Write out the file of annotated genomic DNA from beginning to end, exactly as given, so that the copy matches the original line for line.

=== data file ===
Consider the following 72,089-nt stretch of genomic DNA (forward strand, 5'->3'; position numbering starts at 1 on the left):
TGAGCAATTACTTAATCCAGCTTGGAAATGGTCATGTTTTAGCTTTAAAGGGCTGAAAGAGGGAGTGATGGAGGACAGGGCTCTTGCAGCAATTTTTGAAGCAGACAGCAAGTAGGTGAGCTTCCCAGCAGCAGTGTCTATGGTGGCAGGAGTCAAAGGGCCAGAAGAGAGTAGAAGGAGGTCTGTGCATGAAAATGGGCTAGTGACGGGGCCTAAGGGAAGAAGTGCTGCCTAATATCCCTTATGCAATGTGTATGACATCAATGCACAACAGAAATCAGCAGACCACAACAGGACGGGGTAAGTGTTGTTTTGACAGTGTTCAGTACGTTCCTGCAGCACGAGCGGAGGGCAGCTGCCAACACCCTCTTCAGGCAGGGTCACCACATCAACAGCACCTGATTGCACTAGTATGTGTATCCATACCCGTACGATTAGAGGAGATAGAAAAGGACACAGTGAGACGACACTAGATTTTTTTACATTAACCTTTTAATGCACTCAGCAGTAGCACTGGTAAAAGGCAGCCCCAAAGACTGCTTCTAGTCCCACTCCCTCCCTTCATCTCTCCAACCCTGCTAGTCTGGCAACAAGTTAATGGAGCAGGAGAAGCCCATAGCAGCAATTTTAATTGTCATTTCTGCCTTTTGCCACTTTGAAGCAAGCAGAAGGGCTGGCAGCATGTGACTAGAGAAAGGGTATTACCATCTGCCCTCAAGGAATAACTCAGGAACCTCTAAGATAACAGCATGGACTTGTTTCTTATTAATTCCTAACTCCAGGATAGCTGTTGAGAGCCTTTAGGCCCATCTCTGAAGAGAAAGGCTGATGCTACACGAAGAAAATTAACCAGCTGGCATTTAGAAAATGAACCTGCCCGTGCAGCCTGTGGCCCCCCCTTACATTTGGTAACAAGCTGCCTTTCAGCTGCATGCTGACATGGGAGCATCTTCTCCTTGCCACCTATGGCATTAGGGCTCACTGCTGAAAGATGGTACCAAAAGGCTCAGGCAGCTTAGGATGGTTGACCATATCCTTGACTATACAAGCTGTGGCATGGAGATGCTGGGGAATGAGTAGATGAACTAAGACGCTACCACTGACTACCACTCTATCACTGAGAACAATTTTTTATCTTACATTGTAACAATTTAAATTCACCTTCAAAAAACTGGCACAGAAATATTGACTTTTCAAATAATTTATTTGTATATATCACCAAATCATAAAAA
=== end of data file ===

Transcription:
Consider the following 72,089-nt stretch of genomic DNA (forward strand, 5'->3'; position numbering starts at 1 on the left):
TGAGCAATTACTTAATCCAGCTTGGAAATGGTCATGTTTTAGCTTTAAAGGGCTGAAAGAGGGAGTGATGGAGGACAGGGCTCTTGCAGCAATTTTTGAAGCAGACAGCAAGTAGGTGAGCTTCCCAGCAGCAGTGTCTATGGTGGCAGGAGTCAAAGGGCCAGAAGAGAGTAGAAGGAGGTCTGTGCATGAAAATGGGCTAGTGACGGGGCCTAAGGGAAGAAGTGCTGCCTAATATCCCTTATGCAATGTGTATGACATCAATGCACAACAGAAATCAGCAGACCACAACAGGACGGGGTAAGTGTTGTTTTGACAGTGTTCAGTACGTTCCTGCAGCACGAGCGGAGGGCAGCTGCCAACACCCTCTTCAGGCAGGGTCACCACATCAACAGCACCTGATTGCACTAGTATGTGTATCCATACCCGTACGATTAGAGGAGATAGAAAAGGACACAGTGAGACGACACTAGATTTTTTTACATTAACCTTTTAATGCACTCAGCAGTAGCACTGGTAAAAGGCAGCCCCAAAGACTGCTTCTAGTCCCACTCCCTCCCTTCATCTCTCCAACCCTGCTAGTCTGGCAACAAGTTAATGGAGCAGGAGAAGCCCATAGCAGCAATTTTAATTGTCATTTCTGCCTTTTGCCACTTTGAAGCAAGCAGAAGGGCTGGCAGCATGTGACTAGAGAAAGGGTATTACCATCTGCCCTCAAGGAATAACTCAGGAACCTCTAAGATAACAGCATGGACTTGTTTCTTATTAATTCCTAACTCCAGGATAGCTGTTGAGAGCCTTTAGGCCCATCTCTGAAGAGAAAGGCTGATGCTACACGAAGAAAATTAACCAGCTGGCATTTAGAAAATGAACCTGCCCGTGCAGCCTGTGGCCCCCCCTTACATTTGGTAACAAGCTGCCTTTCAGCTGCATGCTGACATGGGAGCATCTTCTCCTTGCCACCTATGGCATTAGGGCTCACTGCTGAAAGATGGTACCAAAAGGCTCAGGCAGCTTAGGATGGTTGACCATATCCTTGACTATACAAGCTGTGGCATGGAGATGCTGGGGAATGAGTAGATGAACTAAGACGCTACCACTGACTACCACTCTATCACTGAGAACAATTTTTTATCTTACATTGTAACAATTTAAATTCACCTTCAAAAAACTGGCACAGAAATATTGACTTTTCAAATAATTTATTTGTATATATCACCAAATCATAAAAA